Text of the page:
Is Christian Exclusivity Arrogant?

One of the many common accusations against Christians is that we are arrogant in believing that we, exclusively, have come to know the objective truth about something such as our eternal destiny. With all the other religions, anti-religions and everything else out there, how arrogant it is for us to claim that our way is the right way and everyone who doesn't believe what we do is just wrong!

In one sense, I suppose I can understand how someone could feel this way. On the other hand, it seems to me that people who do so fail to understand that almost any particular world-view is held by individuals to the exclusivity of other world views. When it comes right down to it, just about everybody who holds to a world view of any sort is actually in the same boat. So, when making this charge against Christians, the detractor is essentially jack-hammering the very foundation that they, themselves, are standing on.

Regardless of whether or not this is a universal issue, however, I'd like to address the idea of whether or not holding exclusively to the Christian world view is, in fact, arrogant. It is my observation that the Christian world view is perhaps the least arrogant of the various world views with which I have come into contact.

Rather than get into certain particulars, I'd like to keep this at a fairly high level. If we start with non-Christian religious views, or even quasi-Christian (or "Cultural Christian") views, there seems to be one concept that permeates them all. That is, the individual person has to do, earn, perform, achieve or somehow work for the ultimate reward, whatever that may be for a given religious belief system. Buddhists have to follow the four spiritual laws and walk the eight-fold path, etc. Jehovah's Witnesses have to perform their ministry of knocking on doors and talking with people about Jehovah. Muslims have to follow the 5 pillars of Islam. It goes on and on.

The common theme of all of these systems, and those that I didn't mention, is "works." In other words, to some degree, your "salvation" (as is understood by the given religion) is dependent upon the individual. This is something that is common to every single religious system save one....Christianity.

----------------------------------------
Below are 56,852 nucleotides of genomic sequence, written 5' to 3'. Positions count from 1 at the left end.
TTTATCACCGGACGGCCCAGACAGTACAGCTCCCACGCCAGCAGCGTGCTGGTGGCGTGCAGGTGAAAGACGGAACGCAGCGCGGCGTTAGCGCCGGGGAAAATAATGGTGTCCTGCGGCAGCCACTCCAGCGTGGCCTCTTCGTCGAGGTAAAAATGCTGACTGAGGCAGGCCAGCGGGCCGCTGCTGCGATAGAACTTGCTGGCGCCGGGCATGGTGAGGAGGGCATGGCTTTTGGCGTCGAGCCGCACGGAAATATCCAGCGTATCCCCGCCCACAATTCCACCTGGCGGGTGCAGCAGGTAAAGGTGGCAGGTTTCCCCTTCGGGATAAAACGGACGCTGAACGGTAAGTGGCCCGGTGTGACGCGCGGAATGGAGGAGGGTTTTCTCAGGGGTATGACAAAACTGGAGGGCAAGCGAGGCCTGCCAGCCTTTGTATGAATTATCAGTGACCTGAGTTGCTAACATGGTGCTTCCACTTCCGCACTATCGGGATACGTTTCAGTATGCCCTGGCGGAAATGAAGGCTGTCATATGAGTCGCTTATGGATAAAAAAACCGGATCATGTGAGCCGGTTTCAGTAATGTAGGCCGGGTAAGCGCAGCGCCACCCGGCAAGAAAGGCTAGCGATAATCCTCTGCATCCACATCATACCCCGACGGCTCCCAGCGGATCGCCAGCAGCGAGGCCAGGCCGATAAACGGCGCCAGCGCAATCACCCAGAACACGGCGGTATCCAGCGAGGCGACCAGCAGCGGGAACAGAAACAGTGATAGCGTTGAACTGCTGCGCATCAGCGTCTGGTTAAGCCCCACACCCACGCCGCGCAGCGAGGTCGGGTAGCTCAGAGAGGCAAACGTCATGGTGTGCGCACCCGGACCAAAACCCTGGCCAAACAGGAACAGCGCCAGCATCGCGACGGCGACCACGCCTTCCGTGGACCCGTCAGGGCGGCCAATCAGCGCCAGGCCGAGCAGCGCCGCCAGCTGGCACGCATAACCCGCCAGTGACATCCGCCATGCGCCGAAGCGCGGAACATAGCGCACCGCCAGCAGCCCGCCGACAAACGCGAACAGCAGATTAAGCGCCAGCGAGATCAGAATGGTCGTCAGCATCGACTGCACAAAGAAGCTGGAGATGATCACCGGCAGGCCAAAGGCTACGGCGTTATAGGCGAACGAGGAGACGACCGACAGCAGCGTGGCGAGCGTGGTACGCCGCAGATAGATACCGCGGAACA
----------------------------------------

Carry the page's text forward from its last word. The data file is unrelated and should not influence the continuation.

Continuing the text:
Of all the faiths and religious teachings around the world, only Christianity is the one that does not rely upon the individual to any degree. This is the primary reason why I would argue that Christianity is the least arrogant. Because we have essentially nothing to do with it! According to the Christian world view, it is God who determines who will be saved. It is God who draws us to a belief in Him. It is God who paid the penalty for the initial sin which caused a separation between Him and us. On the Christian view, God does it all. We are simply the "lucky" benefactors of His grace.

How is it that none of these other religions, ones who rely on a person's own ability to comply with certain rules or achieve certain things, are indicted as being arrogant, but Christianity, which claims that we didn't do anything to deserve God's grace, is? That seems a bit backward to me. If anything, it seems to me that the Christian perspective is the most humble perspective.

It is reminiscent of the parable Jesus taught of the Pharisee and the tax collector in Luke 18. Christians (and by that I am excluding the people who claim to be Christian but functionally are atheists as far as how they carry out their lives....and no, this is not the "No True Scotsman Fallacy") are the ones in the back of the room, crying out to God and begging for mercy. Yup. I can see how that would seem arrogant. Unlike the other systems which claim that I can be the guy and I can earn my own way and I don't need to rely on anyone or anything else. I can see why these systems don't get called out as being arrogant.

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